News from the Grossmont Healthcare District
The Grossmont Healthcare District (GHD) has announced the sale of $85.6 million in general obligation bonds, which will finance a number of capital improvement construction projects at Grossmont Hospital.
It is the first time since the hospital was built that general obligation bonds have been sold to fund improvements at the 51-year-old regional medical complex. The bond sale followed last year’s passage of Proposition “G,” a $247 million bond measure sponsored by GHD that East County voters approved by more than 77 percent, well above the two-thirds approval required.
According to Dr. John Hardebeck, GHD 2007 Board President, the recent bond sale means construction is expected to begin in a few months on adding 90 new beds to the hospital’s emergency and critical care center. Other construction projects to be paid for with bond monies will include a Health Occupations Training Center, which will feature classrooms, laboratory facilities and support spaces for the training of students in the health professions, as well as design services for subsequent phases of the overall Prop. “G” construction program, including a new multi-story Diagnostic & Treatment building. The specific list of construction projects, which are limited to buildings and other fixed assets according to the ballot measure, will closely follow the Grossmont Hospital Facilities Master Site Plan, Hardebeck said.
GHD received an “AAA” rating – the highest rating possible -- for its issuance of $85,627,075.50 in bonds, which were purchased by a number of retail and institutional investors, District officials said. The U.S. government, for instance, has a top, Triple-A rating. The District’s bonds were rated by Moody’s Investor Services, a recognized and widely utilized independent source for credit ratings on debt involving sovereign nations, corporations and municipalities.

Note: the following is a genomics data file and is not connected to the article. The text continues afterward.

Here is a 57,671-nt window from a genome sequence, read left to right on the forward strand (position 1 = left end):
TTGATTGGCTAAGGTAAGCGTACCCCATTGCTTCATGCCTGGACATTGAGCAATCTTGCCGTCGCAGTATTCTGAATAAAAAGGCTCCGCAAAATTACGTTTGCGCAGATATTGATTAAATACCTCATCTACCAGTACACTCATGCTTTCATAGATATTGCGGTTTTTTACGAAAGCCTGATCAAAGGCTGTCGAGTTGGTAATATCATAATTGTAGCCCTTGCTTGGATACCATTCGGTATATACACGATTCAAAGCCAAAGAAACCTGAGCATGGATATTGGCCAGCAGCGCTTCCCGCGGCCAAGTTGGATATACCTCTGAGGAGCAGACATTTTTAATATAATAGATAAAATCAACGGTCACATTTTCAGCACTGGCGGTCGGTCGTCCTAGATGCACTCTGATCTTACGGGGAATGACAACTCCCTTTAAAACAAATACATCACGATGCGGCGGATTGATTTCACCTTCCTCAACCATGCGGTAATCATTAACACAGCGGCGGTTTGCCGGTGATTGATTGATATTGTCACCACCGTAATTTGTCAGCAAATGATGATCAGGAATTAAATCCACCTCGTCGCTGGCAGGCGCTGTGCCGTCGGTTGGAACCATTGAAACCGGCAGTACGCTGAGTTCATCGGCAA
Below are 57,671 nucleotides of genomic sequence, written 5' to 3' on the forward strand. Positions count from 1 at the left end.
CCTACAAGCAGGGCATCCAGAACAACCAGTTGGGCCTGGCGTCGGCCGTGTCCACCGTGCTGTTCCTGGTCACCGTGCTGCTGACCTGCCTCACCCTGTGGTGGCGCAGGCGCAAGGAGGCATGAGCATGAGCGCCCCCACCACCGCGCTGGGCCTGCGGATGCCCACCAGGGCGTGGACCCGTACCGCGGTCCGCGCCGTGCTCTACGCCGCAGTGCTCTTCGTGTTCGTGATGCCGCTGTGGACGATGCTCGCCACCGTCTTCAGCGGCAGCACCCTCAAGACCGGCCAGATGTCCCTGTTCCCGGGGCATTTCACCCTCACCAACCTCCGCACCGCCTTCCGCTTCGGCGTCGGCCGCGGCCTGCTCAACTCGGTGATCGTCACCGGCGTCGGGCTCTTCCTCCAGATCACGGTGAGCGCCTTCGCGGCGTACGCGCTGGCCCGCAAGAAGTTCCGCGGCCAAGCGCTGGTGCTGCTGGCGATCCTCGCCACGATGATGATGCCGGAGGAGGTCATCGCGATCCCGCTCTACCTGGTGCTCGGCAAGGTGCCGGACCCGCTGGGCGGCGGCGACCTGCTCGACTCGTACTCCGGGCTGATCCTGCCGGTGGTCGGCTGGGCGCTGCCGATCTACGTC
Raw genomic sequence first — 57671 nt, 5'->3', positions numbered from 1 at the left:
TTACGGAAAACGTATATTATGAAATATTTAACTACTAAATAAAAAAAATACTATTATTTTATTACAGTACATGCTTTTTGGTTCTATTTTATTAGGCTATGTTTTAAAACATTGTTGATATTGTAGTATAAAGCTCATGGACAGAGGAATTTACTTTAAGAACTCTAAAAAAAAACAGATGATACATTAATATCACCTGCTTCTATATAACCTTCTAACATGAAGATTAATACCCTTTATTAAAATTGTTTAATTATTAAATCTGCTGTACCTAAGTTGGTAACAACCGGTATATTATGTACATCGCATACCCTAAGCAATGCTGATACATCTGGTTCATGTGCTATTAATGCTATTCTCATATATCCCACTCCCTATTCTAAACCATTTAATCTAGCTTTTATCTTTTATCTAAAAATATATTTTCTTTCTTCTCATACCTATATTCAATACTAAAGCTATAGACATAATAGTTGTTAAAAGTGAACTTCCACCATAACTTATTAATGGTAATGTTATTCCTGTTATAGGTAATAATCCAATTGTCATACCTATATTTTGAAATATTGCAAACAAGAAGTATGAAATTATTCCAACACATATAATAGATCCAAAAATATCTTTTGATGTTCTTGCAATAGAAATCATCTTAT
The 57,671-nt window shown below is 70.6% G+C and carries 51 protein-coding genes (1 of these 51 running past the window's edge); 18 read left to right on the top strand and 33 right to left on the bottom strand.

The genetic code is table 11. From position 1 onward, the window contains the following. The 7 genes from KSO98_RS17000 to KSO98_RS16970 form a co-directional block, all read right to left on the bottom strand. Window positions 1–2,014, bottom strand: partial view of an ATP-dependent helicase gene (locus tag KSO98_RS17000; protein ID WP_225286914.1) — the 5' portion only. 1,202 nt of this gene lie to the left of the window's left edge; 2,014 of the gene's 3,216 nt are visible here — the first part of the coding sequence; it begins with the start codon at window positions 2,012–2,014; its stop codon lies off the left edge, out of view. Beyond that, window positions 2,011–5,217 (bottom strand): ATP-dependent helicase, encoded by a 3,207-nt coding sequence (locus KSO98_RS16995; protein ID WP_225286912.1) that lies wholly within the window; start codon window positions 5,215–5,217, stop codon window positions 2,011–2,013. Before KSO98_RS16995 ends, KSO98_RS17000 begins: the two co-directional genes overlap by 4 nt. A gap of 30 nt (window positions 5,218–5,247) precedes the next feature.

“We are gratified that the bond sale has closed and the transaction was smooth and fairly routine,” said Hardebeck. “There was never any question about the District’s financial stability, which enhanced the attractiveness and creditworthiness of the bonds. The higher bond rating reduced our transaction costs, which means bond revenues will go farther for patient improvements at the hospital.”
Serving as bond underwriter on the transaction was Goldman Sachs, a leading global investment banking, securities and investment management firm, which also has been serving for the past several years as a consultant to the District about the bond process. Other consultants to the District for bond-related matters have included G.L. Hicks Financial, a financial firm that has served as investment banker or financial advisor on more than 200 separate taxable and tax-exempt financings, representing more than $2.5 billion, and Sidley Austin LLP, an international law firm that specializes in public finance and securities. In addition, an 11-member Independent Citizens’ Bond Oversight Committee has been reviewing the bond transaction process.
Two additional bond sales, not to exceed the maximum $247 million as allowed under the ballot measure, are tentatively scheduled for 2010 and 2012, depending on construction progress and market conditions, according to GHD.
The Grossmont Healthcare District, a public agency that supports various health-related community programs and services in San Diego's East County region, was formed in 1952 to build and operate Grossmont Hospital in La Mesa. It serves as landlord of the hospital, including ownership of the property and buildings on behalf of local taxpayers. The District is governed by a five-member board of directors, each elected to four-year terms, who represent nearly 500,000 people residing within the District's 750 square miles in San Diego's East County. Hospital In 1991, the District leased the hospital's operation to Sharp HealthCare under a 30-year lease that runs through the year 2021. For more information about GHD, visit www.grossmonthealthcare.org.
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